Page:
Uhmm.. I'm not sure what you mean here. The cost of that extra copy of the object is not going to become more expensive as the record becomes bigger. It might add up, but it doesn't become worse. And, it will always remain an insignificant fraction of the whole execution time.. because everything else adds up too.

(yes I know, it is more probably the memory access lag)

Well, that depends. The memory access lag (i.e., reading off the file list from the file-system on the hard-drive) might not necessarily be that bad because of caching (temporarily putting HDD memory on RAM for quick access), pre-fetching (anticipating up-coming reads), and other things that can streamline that access. Of course, reading off a list of files on the HDD is always going to be very slow in terms of memory access. But, even if that wasn't there as a bottle-neck, you would still have the context-switch overhead. The thing here is that reading off the file-system requires a temporary context-switch from user-space (where applications run) to kernel-space (where the OS runs), and that is expensive enough by itself to render the copying cost insignificant.

Consider this:
- Cost of copying a chunk of memory: a few block copy operations on the cache, usually amounting to a few clock-cycles, possibly up to a few hundreds if you do a really terrible job at laying out your data structures;
- Cost of a context-switch: at least a few thousand clock-cycles, up to about a million clock-cycles; and,
- Cost of reading something off the hard-drive: at least a few millions on clock-cycles, and unbounded (could be much more).

Basically, the cost of one copy will amount to less than the amount of noise you will measure on the time required for one average call to FindNextFile.

I am somewhat disappointed with the iterators in general as I think there could have been smarter way to do it that would avoid all those unecessary copying.

Yes, I agree. Iterators are not perfect. I think they are a bit too close to pointers. By wanting to make iterators behave like pointers, they missed a few opportunities for allowing some optimizations. But like anything else, there are trade-offs, and overall, I think iterators are pretty great.

For example, the reason you cannot implement your optimization is because the output iterators (like back-inserter) are given a value as *it = value; which uses the assignment operator, which can only overload on the receiving end (as a member function of the "receiving" class). But, in your case, what you really need is to be able to overload the assignment behavior on the "giving" end (as a member of a proxy or input-iterator). If they had chosen a mechanism that allows overloading from either side, then you would have been able to implement your optimization through a special "back-emplacer" iterator and a proxy for the input-iterator. But, then again, this kind of interface would have been a bit of a can of worm to maintain or deal with for the standard committee and for the programmers themselves (twice the opportunity for overloading = twice the trouble).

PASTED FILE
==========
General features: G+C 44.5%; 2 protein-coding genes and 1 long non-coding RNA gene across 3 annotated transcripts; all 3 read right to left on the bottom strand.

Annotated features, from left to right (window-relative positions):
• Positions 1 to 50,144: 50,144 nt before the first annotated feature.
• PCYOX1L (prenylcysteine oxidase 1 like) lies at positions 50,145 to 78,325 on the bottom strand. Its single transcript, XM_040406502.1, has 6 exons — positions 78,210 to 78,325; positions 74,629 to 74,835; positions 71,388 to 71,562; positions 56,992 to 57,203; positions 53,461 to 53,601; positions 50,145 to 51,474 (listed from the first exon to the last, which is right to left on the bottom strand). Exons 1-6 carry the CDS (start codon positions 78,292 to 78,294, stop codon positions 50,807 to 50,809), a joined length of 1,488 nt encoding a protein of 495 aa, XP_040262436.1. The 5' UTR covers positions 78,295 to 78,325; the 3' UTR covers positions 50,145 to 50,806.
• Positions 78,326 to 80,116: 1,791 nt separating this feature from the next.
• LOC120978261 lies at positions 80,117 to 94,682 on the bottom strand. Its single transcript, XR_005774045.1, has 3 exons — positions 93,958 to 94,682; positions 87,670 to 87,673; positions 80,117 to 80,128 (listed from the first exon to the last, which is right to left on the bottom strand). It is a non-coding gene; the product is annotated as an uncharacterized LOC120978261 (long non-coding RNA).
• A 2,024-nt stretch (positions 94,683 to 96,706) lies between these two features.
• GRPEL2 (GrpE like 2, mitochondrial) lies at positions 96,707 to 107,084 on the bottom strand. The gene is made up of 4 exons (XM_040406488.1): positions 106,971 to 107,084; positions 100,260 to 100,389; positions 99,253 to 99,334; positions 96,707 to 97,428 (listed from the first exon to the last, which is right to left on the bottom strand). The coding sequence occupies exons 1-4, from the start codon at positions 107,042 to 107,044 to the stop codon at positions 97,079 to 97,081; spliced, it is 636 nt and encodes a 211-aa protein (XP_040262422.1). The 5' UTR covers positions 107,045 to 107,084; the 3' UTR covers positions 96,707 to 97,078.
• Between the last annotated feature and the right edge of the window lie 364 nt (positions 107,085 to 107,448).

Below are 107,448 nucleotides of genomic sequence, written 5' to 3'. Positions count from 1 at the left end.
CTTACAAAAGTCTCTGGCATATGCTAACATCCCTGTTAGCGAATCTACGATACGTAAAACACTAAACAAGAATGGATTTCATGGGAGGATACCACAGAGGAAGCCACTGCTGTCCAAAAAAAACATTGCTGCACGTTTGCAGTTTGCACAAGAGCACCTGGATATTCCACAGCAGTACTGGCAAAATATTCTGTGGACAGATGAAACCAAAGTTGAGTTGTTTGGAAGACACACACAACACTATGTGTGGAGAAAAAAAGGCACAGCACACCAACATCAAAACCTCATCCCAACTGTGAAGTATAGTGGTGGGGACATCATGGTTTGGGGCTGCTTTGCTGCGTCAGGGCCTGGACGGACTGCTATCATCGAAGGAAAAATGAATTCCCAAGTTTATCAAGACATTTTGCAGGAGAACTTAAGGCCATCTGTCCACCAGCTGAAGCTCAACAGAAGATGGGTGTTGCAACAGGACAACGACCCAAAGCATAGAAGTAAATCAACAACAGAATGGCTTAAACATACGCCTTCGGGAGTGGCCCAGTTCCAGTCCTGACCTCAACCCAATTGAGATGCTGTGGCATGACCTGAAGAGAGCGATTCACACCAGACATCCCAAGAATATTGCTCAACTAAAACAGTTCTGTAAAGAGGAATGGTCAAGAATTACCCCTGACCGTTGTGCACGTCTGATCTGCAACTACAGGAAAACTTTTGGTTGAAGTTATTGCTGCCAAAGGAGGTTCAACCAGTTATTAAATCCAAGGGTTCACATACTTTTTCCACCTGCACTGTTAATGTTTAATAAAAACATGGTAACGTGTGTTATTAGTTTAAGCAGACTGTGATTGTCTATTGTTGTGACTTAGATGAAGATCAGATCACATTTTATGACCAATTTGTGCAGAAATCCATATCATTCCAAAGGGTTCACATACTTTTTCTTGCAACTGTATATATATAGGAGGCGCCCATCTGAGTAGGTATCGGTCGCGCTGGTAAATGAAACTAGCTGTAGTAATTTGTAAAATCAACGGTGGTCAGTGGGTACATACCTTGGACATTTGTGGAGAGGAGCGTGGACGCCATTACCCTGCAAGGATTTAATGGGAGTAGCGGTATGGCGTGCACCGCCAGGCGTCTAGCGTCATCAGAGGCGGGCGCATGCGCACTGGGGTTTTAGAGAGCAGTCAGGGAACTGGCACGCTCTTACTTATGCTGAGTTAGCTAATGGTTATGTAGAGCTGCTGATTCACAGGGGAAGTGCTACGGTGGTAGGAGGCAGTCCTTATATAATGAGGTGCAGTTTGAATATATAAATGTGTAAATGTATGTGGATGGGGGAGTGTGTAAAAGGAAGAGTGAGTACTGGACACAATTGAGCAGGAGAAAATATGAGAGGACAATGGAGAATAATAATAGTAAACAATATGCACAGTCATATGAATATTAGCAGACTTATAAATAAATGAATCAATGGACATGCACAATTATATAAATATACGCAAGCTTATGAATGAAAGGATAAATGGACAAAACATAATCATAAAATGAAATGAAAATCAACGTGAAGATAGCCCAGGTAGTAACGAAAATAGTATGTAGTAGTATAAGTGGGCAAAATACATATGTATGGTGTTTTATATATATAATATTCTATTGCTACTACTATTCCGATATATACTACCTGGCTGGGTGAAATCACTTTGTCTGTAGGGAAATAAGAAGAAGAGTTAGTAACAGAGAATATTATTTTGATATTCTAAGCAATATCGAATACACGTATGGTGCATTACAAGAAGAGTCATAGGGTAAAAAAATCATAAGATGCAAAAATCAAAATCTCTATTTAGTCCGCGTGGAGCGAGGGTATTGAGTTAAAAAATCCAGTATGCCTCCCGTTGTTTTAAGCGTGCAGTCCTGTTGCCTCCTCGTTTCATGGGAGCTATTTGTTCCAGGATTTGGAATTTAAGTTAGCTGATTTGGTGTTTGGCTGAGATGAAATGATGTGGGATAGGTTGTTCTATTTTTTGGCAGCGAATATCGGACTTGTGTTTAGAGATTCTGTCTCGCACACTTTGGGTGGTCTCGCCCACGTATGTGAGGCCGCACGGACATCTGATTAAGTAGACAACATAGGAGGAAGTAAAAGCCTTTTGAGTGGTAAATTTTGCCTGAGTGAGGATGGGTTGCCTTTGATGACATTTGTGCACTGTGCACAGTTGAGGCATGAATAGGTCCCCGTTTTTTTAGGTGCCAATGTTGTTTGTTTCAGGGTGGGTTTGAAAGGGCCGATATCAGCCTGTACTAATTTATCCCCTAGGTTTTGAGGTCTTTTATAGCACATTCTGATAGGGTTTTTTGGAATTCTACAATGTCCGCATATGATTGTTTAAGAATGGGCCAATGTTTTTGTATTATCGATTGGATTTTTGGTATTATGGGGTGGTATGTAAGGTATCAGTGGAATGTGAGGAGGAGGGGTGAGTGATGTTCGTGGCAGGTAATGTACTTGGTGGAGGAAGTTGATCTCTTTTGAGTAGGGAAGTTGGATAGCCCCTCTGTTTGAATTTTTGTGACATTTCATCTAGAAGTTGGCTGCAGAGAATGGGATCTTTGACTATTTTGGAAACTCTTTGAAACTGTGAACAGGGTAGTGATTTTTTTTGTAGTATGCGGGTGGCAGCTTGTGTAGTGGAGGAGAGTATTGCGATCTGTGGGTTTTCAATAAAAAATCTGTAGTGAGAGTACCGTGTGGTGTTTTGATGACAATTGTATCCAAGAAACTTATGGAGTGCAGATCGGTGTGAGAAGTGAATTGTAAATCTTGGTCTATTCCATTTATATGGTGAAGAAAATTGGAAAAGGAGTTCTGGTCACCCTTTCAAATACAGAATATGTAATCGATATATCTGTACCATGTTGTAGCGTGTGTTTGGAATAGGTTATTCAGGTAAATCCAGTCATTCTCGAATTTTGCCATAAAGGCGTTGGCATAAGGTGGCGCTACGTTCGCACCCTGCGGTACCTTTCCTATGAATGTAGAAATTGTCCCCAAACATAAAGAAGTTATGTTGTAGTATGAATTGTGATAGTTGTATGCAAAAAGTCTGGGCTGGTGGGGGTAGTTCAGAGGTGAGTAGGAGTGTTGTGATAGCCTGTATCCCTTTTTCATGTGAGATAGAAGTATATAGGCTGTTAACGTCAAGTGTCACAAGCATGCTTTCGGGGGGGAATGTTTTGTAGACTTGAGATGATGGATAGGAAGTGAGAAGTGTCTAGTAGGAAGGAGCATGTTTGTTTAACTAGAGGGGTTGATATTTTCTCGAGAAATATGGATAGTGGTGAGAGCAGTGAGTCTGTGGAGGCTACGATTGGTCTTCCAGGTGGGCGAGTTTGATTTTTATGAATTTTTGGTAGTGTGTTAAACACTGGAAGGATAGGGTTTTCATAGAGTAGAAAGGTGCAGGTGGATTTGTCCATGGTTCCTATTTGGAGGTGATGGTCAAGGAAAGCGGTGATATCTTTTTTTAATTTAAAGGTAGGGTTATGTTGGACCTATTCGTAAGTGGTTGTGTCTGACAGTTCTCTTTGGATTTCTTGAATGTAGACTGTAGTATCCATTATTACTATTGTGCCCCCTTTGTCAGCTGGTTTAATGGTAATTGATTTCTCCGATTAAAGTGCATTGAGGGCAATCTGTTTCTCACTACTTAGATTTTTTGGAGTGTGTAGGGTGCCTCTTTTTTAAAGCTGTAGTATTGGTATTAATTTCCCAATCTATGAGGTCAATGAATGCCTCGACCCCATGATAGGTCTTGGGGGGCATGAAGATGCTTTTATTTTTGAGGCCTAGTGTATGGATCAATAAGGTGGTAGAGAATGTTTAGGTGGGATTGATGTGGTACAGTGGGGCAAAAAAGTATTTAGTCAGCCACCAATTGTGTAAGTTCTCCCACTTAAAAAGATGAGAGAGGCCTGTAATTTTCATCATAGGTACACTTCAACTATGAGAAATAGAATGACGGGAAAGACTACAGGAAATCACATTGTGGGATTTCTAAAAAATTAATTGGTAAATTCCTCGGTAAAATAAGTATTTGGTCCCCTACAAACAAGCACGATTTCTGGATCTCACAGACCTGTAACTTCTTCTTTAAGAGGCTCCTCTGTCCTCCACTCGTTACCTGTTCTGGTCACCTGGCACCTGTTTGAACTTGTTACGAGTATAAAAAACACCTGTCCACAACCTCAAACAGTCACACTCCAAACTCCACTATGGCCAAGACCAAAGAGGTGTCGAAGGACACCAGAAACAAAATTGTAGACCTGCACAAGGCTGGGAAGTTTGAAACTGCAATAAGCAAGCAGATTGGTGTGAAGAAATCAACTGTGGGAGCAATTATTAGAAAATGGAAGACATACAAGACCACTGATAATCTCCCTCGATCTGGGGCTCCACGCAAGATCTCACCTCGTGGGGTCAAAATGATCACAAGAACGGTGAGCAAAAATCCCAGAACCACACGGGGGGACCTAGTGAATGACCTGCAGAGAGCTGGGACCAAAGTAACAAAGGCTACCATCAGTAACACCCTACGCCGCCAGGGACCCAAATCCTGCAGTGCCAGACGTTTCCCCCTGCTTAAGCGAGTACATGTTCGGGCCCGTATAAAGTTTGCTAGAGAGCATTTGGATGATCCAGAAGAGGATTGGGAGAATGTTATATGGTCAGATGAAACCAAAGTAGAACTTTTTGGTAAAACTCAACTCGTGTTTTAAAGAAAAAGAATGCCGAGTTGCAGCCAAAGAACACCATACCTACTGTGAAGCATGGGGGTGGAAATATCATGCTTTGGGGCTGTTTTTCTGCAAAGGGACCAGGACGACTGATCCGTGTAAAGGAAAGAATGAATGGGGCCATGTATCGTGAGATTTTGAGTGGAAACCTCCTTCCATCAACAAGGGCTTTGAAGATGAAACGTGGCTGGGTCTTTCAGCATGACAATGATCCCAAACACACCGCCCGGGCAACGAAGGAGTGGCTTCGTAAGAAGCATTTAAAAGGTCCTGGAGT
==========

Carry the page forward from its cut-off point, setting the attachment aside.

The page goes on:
However, I am very enthusiastic about c++11 that I find immemsely superior to the previous version (and I can finaly use it with vs2013, the first msft version that really works (at last!)). (I still am unable to compile the more complete latest versions of clang.

Yeah.. clang on Windows... I don't have high hopes for that. I think they've recently put up a binary installer for Windows. Not sure of the quality though (you don't want to know how messy the Clang code is!). TDM-GCC has also been updated to contain GCC 4.8.1, which is also C++11 feature-complete (and more so than VS2013), with only regex missing in the library (I think). So, that's also an option (try CodeBlocks that comes with MinGW + TDM-GCC).

Edited 2 Years Ago by mike_2000_17: correction

"- Cost of a context-switch: at least a few thousand clock-cycles, up to about a million clock-cycles"

I wasn't aware of this. Thanks from pointing it to me.

" the reason you cannot implement your optimization is because the output iterators (like back-inserter) are given a value as *it = value; which uses the assignment operator, which can only overload on the receiving end ...."

That is precisely the problem I have found with them.

"how messy the clang code is"

I am quite surprise of this. I have read just the opposite: that clang code (which apparently uses C++) is much cleaner and simpler and supposedly result in much faster compilation.
Have you had much experience with it?

Have you had much experience with it?

Don't pay attention to what I said, I was just venting some repressed anger. I've just started to dig into clang's code, and yesterday, I spent several hours chasing down a resource-leak issue through the maze that is the front-end architecture of clang, just to find that they intentionally leak most of their high-level data structures, and even more aggregious, they hide the leaks so that memory profilers will give them a "clean bill of health". Basically, they constructed such a messy architecture that they don't know how to deconstruct it cleanly, and so instead, they just leak it all, including file handles and the whole shabang. Very nasty stuff. As soon as you depart from RAII in C++, you set yourself up for failure in the long-run, IMHO.

There are also tons of nasty hacks that I had never even dreamed of in my worst nightmares, and with no obvious reason for using them. And I have barely seen a small cross-section of the code so far.

I'm sure that other compilers are even more messy under-the-hood. Clang is indeed nicer and faster, and more easily adaptable due to being coded in C++. However, that doesn't guarantee that things won't get messy, and they already have. And, it is still very much a work in progress (the code is riddled with "FIXME" and "TODO" stuff everywhere).

But again, I'm just venting here.

Interesting, but isn't apple using clang/llvm as its main tool? If clang is that bad and leaks how come osx and its application appears to have a good reputation as far as reliability?

Clang is great. Not perfect, not problem-free, not super-clean, not without its challenges, but still great.